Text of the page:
Ben Underwood, WA

A strong collection of books were shortlisted for the Australian Christian Book of the Year AwardA strong collection of books were shortlisted for the Australian Christian Book of the Year Award2019. Reviews will be published in following editions of Essentials.

At the SparkLit Awards Nighton August 15 Th e Fountain of Public Prosperity: Evangelical Christians in Australian Historywas declared the worthy winner. Congratulations to Stuart Piggin and Robert Linder.

THE APOSTLES’ CREED: A Guide to the Ancient Catechism.THE APOSTLES’ CREED: A Guide to the Ancient Catechism.By Ben Myers (Lexham Press).COMING HOME: Discipleship, Ecology and Everyday Economics.By Jonathan Cornford (Morning Star)FOR THE JOY: 21 Australian Missionary Mother Stories on Cross-CulturalParenting and Life.Edited by Miriam Chan & Sophia Russell (Grace Abounding Books).THE FOUNTAIN OF PUBLIC PROSPERITY: Evangelical Christians inAustralian History 1740–1914.By Stuart Piggin & Robert Linder (Monash University Publishing).GOD IS GOOD FOR YOU: A Defence of Christianity in Troubled Times.By Greg Sheridan (Allen & Unwin)HEAVEN ALL AROUND US: Discovering God in Everyday Life.By Simon Carey Holt (Cascade Books).TEA & THREAD: Portraits of Middle Eastern Women Far from Home.By Sally Bathgate & Katrina Flett Gulbrandsen (Grace Abounding Books).THIS ONE LIFE: Conversations on the Journey of Life.By Sharon Witt (Collective Wisdom Publications)UNEXPECTED: Leave Fear Behind, Move Forward in Faith, Embrace theAdventure. By Christine Caine (Zondervan).WORKSHIP 2: How to Flourish at Work.By Kara Martin (Graceworks).

Marriage, Same Sex Marriage and the Anglican Church of Australia: Essays from the Doctrine Commission
The Doctrine Commission of the Anglican Church of Australia,
The Anglican Church of Australia, 2019

This book review title should be The book that should be read but cannot be fully recommended.

Background

In 2017 the General Synod of the Anglican Church of Australia, by motion, instructed its Doctrine Committee to “facilitate a respectful conversation in our church by means of a collection of essays on marriage and same sex relationships that explore scriptural and theological issues…”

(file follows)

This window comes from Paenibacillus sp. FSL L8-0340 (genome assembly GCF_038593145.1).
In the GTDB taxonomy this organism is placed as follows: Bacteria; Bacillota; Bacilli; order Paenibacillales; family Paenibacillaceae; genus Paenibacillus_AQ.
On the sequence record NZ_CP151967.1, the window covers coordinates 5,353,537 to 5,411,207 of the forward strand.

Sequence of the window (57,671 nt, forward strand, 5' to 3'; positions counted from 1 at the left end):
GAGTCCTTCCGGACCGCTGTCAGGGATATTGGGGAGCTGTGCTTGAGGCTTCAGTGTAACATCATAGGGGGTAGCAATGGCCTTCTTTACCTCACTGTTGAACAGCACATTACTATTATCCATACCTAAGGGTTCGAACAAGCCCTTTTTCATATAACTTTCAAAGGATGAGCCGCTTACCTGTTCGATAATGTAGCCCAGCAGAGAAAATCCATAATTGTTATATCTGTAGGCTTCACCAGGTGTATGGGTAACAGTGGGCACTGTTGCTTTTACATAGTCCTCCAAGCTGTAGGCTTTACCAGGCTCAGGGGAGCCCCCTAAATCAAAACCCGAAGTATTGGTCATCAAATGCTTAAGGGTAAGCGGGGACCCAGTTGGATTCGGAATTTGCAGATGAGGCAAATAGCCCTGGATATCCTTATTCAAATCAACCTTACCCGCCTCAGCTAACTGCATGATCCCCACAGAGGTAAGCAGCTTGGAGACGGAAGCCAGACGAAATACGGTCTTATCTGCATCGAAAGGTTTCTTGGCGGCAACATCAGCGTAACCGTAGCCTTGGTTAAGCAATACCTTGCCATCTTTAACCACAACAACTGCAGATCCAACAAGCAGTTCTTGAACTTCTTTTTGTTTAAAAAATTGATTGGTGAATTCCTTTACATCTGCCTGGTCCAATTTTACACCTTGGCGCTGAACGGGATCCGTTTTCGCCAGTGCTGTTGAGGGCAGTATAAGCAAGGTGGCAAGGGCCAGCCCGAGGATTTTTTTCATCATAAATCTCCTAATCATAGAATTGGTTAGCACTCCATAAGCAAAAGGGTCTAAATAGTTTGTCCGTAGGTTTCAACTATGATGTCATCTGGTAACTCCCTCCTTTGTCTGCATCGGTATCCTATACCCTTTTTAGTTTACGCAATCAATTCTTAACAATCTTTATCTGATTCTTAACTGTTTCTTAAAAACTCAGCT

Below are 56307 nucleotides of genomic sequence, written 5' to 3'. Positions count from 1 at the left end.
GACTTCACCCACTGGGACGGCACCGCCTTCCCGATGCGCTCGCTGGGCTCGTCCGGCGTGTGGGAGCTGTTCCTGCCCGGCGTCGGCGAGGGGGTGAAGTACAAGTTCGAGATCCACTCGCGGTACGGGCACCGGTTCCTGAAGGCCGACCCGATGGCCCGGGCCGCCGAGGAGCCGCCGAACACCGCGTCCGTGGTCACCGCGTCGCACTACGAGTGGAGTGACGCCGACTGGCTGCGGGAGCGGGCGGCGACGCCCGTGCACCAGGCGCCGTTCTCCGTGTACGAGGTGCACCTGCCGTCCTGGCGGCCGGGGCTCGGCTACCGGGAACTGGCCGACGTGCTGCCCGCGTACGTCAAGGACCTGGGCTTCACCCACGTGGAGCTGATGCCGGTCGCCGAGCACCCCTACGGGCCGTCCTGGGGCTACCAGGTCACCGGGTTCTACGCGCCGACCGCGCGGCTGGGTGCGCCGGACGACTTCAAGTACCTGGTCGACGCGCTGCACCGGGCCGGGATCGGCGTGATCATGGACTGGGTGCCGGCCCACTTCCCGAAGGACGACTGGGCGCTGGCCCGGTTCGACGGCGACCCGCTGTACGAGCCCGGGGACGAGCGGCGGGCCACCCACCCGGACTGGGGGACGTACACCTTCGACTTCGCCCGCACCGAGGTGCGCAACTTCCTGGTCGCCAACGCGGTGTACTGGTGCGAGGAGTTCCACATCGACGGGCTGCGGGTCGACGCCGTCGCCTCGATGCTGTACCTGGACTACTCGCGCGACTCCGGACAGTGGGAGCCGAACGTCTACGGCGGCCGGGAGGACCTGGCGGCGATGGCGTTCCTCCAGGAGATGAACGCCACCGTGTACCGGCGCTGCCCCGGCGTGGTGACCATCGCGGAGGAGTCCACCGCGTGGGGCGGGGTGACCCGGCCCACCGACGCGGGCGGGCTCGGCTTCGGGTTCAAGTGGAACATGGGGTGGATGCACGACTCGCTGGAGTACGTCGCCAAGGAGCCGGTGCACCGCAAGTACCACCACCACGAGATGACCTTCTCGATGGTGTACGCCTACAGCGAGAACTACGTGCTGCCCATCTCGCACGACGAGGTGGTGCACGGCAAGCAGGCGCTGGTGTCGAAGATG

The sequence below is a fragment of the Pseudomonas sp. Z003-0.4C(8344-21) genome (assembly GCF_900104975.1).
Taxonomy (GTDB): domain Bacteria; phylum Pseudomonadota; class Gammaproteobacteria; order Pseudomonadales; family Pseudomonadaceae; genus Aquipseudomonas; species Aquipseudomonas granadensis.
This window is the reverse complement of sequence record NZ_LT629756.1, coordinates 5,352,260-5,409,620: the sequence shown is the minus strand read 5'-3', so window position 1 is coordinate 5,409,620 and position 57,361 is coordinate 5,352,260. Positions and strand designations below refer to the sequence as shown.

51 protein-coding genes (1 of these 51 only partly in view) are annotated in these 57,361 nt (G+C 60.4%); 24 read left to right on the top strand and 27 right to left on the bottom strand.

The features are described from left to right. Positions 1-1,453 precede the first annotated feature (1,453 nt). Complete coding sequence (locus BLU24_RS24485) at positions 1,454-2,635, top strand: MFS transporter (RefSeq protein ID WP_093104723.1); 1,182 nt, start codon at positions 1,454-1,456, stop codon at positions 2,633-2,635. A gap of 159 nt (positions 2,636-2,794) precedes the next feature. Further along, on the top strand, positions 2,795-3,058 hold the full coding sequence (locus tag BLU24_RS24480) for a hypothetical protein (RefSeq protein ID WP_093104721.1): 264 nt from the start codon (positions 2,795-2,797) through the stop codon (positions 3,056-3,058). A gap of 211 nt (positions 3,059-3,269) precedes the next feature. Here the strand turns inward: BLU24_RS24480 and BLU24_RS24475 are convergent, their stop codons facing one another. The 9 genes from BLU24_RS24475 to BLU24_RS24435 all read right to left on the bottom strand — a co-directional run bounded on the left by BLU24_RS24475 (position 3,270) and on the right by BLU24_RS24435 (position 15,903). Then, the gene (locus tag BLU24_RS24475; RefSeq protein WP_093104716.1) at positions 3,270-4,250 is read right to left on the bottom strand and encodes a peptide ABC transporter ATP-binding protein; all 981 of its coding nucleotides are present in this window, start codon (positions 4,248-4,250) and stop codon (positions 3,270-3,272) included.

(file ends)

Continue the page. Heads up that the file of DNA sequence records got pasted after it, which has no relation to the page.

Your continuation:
To summarise the scope of the request: it sought to address Anglican Formularies, the exploration of state definitions of marriage and the church’s doctrine of marriage, our view of Scripture and the methods we use for coming to an understanding of them and the nature of our relationships where disagreement exists.

The outcome of the request was the production of the book, Marriage, Same Sex Marriage and the Anglican Church of Australia: Essays from the Doctrine Commission. This book was published in paperback in June and is currently free to download1.

The Relational Issue

The issues addressed in the book are not insignificant and, on paper, positions are easily expressed. However, one’s thinking on the issues cannot be divorced from all human relationships as expressed in the two great commandments, “to love the Lord your God with all your heart, soul, mind and strength and to love your neighbour as yourself.” As the commands begin with an upward look to God so the outward look to others gathers importance. To neglect one is to fail the other. To miss the priority of the first unties us from a God-given accountability in our loving of others. If we are to glorify God, and if people are to enjoy him forever, then our discussion of something as close to us as our created, human sexuality requires more than human opinion or general observations, it requires God’s special revelation. As such the Scriptures are crucial to our discussion.